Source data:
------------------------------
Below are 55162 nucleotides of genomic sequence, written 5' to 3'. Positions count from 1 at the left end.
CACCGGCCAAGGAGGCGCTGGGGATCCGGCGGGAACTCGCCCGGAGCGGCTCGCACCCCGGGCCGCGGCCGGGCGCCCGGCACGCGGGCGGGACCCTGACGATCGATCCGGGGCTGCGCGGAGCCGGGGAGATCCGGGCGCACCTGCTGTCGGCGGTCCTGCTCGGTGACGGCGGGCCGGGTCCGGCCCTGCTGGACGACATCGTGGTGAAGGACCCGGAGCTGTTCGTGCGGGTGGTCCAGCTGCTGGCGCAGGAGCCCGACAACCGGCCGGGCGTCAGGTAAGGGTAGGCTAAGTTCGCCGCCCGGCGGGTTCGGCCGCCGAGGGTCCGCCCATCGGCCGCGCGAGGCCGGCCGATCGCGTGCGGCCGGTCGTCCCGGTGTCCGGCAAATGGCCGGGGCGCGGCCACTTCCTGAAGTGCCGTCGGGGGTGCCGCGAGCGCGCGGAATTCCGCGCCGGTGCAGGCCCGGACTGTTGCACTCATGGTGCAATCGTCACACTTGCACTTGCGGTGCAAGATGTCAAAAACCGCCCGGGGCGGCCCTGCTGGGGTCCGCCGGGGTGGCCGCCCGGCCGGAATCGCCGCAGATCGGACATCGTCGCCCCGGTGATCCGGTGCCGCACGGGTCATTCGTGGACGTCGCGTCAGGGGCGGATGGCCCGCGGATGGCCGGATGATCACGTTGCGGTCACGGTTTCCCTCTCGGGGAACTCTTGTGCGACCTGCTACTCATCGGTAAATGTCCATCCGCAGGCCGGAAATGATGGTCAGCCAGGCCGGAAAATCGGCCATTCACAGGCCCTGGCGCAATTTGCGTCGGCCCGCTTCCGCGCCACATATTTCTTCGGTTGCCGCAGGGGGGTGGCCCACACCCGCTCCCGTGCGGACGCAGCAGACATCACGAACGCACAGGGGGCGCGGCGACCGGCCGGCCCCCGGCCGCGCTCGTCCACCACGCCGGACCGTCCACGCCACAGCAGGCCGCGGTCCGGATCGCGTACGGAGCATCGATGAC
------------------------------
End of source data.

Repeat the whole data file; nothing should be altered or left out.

Below are 55162 nucleotides of genomic sequence, written 5' to 3'. Positions count from 1 at the left end.
CACCGGCCAAGGAGGCGCTGGGGATCCGGCGGGAACTCGCCCGGAGCGGCTCGCACCCCGGGCCGCGGCCGGGCGCCCGGCACGCGGGCGGGACCCTGACGATCGATCCGGGGCTGCGCGGAGCCGGGGAGATCCGGGCGCACCTGCTGTCGGCGGTCCTGCTCGGTGACGGCGGGCCGGGTCCGGCCCTGCTGGACGACATCGTGGTGAAGGACCCGGAGCTGTTCGTGCGGGTGGTCCAGCTGCTGGCGCAGGAGCCCGACAACCGGCCGGGCGTCAGGTAAGGGTAGGCTAAGTTCGCCGCCCGGCGGGTTCGGCCGCCGAGGGTCCGCCCATCGGCCGCGCGAGGCCGGCCGATCGCGTGCGGCCGGTCGTCCCGGTGTCCGGCAAATGGCCGGGGCGCGGCCACTTCCTGAAGTGCCGTCGGGGGTGCCGCGAGCGCGCGGAATTCCGCGCCGGTGCAGGCCCGGACTGTTGCACTCATGGTGCAATCGTCACACTTGCACTTGCGGTGCAAGATGTCAAAAACCGCCCGGGGCGGCCCTGCTGGGGTCCGCCGGGGTGGCCGCCCGGCCGGAATCGCCGCAGATCGGACATCGTCGCCCCGGTGATCCGGTGCCGCACGGGTCATTCGTGGACGTCGCGTCAGGGGCGGATGGCCCGCGGATGGCCGGATGATCACGTTGCGGTCACGGTTTCCCTCTCGGGGAACTCTTGTGCGACCTGCTACTCATCGGTAAATGTCCATCCGCAGGCCGGAAATGATGGTCAGCCAGGCCGGAAAATCGGCCATTCACAGGCCCTGGCGCAATTTGCGTCGGCCCGCTTCCGCGCCACATATTTCTTCGGTTGCCGCAGGGGGGTGGCCCACACCCGCTCCCGTGCGGACGCAGCAGACATCACGAACGCACAGGGGGCGCGGCGACCGGCCGGCCCCCGGCCGCGCTCGTCCACCACGCCGGACCGTCCACGCCACAGCAGGCCGCGGTCCGGATCGCGTACGGAGCATCGATGAC